We rented our skies at Pescosta in Colfosco. For two people, renting everything cost about € 140 for 2 days.

Finally, note the brown in the photos. There wasn't much snow outside of the man-made snow.

Eating

While skiing, we had snacks and lunch at various rifugi along the way and were never disappointed. We still are the can’t-believe-it-phase that you can ski in these wonderful areas and have good food to boot. Pinch us.

When not on the slopes we ate breakfasts at the hotel and then ventured out twice for dinner. The most spectacular dinner we had was eating again at Maso Runch, truly worth it for sampling Ladin cuisine. See the 2008 post Maso Runch - Hof, Pedraces for photos. The menu is fixed, and they just keep bringing the dishes. Here’s the order we had: panicia (an orzo soup), tutres (fried pasta, stuffed with spinach, ricotta or sauerkraut), canci arstis (leavened and fried ravioli with spinach or poppy seeds), canci t’ega (ravioli with spinach with melted butter), giama de purcel cun pulëinta (pork shank), custëis e kraut (pork ribs with sauerkraut), and Bales y golasc o pulëinta y golasc (goulash).

Our second dinner was at Nature Delta Hotel (simple and good). Our third dinner was at Ristorante L’Fanà Grill Room, which specializes in grilled meat.

Useful resources:
- http://www.altabadia.org/en/alta-badia-italian-alps-dolomites.html
- http://www.dolomitisuperski.com/
- http://sellaronda.info/
- http://www.masorunch.it/
- http://www.autobrennero.it/en/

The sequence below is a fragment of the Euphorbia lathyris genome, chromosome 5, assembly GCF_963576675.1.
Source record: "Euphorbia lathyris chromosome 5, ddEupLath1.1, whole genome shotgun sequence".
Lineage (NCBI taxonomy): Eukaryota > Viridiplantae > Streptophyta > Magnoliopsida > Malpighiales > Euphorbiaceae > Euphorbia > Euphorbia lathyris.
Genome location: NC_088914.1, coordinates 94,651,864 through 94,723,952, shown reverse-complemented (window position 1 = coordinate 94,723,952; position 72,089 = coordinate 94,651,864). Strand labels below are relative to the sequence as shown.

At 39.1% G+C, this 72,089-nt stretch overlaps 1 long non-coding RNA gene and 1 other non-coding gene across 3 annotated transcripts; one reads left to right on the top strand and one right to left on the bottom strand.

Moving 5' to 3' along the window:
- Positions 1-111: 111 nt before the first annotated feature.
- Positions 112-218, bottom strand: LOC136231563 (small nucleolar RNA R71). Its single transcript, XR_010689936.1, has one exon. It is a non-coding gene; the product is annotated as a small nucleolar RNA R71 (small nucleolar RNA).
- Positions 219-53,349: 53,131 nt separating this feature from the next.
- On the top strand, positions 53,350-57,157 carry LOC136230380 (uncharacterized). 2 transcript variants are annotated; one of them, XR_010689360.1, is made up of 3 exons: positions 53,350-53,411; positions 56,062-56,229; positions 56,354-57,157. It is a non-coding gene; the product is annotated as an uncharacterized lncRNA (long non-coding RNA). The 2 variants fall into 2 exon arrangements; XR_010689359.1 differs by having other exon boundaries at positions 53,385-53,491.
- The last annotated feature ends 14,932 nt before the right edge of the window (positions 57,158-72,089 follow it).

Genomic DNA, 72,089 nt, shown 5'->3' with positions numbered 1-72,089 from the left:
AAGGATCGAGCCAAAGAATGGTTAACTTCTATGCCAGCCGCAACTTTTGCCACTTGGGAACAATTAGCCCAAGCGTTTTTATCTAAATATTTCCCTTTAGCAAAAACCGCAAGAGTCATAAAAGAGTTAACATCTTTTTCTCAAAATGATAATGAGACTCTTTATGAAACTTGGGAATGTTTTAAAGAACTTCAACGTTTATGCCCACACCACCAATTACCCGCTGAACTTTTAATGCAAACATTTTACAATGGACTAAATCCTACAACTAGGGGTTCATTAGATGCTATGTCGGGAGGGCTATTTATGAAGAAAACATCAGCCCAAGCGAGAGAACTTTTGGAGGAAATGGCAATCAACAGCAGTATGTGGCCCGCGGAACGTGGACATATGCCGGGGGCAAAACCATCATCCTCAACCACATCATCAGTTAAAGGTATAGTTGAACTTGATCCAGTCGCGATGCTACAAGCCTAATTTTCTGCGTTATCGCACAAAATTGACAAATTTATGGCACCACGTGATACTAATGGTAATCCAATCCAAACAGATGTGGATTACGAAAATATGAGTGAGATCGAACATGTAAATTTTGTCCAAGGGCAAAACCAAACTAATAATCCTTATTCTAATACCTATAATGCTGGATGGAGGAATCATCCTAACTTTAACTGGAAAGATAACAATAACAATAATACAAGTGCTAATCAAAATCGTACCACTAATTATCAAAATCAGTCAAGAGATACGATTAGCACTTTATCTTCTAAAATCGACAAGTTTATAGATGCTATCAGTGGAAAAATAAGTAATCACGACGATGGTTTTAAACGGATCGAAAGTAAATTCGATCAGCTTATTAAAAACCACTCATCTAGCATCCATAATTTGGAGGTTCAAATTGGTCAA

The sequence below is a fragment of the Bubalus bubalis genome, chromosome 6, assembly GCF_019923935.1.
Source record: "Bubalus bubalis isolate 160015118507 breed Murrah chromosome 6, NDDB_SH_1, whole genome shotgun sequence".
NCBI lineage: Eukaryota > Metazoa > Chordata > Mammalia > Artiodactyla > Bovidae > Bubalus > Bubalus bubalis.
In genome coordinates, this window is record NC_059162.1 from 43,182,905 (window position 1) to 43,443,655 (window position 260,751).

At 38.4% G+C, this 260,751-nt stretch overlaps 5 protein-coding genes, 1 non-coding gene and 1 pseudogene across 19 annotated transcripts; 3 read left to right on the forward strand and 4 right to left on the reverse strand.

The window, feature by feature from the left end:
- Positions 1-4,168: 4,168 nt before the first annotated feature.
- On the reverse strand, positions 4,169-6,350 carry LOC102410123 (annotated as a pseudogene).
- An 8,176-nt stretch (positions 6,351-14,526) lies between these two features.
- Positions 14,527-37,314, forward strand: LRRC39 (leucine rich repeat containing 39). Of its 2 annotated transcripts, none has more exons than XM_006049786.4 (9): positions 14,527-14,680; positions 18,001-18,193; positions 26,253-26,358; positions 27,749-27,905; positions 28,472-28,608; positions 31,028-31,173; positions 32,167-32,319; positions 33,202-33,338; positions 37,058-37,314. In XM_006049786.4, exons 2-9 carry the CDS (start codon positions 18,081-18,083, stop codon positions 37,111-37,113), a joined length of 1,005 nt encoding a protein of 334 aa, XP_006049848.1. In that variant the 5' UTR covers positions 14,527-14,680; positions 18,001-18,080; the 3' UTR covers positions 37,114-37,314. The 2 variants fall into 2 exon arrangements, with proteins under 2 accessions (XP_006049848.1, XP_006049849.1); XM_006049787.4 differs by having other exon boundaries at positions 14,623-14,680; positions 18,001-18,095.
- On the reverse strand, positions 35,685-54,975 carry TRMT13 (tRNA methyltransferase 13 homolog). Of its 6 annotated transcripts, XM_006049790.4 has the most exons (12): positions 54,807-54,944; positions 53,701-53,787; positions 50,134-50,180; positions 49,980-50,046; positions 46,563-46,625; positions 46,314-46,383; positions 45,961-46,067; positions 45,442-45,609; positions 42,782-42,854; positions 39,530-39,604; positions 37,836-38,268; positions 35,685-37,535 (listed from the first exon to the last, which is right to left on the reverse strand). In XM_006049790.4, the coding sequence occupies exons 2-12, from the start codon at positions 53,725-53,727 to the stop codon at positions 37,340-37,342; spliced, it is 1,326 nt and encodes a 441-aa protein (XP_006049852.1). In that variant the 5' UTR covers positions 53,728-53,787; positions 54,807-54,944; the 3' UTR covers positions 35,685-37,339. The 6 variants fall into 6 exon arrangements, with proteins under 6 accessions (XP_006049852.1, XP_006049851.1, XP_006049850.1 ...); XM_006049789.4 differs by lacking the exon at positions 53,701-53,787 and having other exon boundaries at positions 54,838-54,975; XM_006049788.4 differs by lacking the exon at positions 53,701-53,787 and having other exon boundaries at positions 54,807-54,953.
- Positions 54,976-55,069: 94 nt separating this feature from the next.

Left: Metal ski sculpture of Alta Badia. Right: The drink de rigueur, Bombardino.
Metal ski sculpture of Alta Badia.The drink de rigueur, Bombardino.

Left: Canci arstis at Maso Runch. Right: Menu at Maso Runch.
Canci arstis at Maso Runch.Menu at Maso Runch.

Left: Day 1 sky routes around Colfosco and Corvara. "Colfosch" is Colfosco in the Ladin Language. Right: Pass for Alta Badia and pass for the Sellaronda route (Dolomiti Superski).
Day 1 sky routes around Colfosco and Corvara.Pass for Alta Badia and pass for the Sellaronda route (Dolomiti Superski).

Left: Morning view from Nature Hotel Delta southeast. Right: Map of Sellaronda ski route. Orange clockwise. Green counterclockwise.
Morning view from Nature Hotel Delta southeast.Map of Sellaronda ski route. Orange clockwise. Green counterclockwise.

Slopes above Colfosco, Stella Alpina and Forcelles.
Slopes above Colfosco, Stella Alpina and Forcelles.Slopes above Colfosco, Stella Alpina and Forcelles.

Left: Last leg of Sellaronda route for us, dropping down from Val Gardena into Colfosco. Right: View of Sella Group from Passo Sella, Canazei.
 Last leg of Sellaronda route for us, dropping down from Val Gardena into Colfosco.View of Sella Group from Passo Sella, Canazei.

Left: Those curious wooden barns typical of the Alta Badia and Dolomities. Center and Right: Views toward Val de Mezdi.
Those curious wooden structures typical of the Alta Badia.Views toward Val de Mezdi.Views toward Val de Mezdi.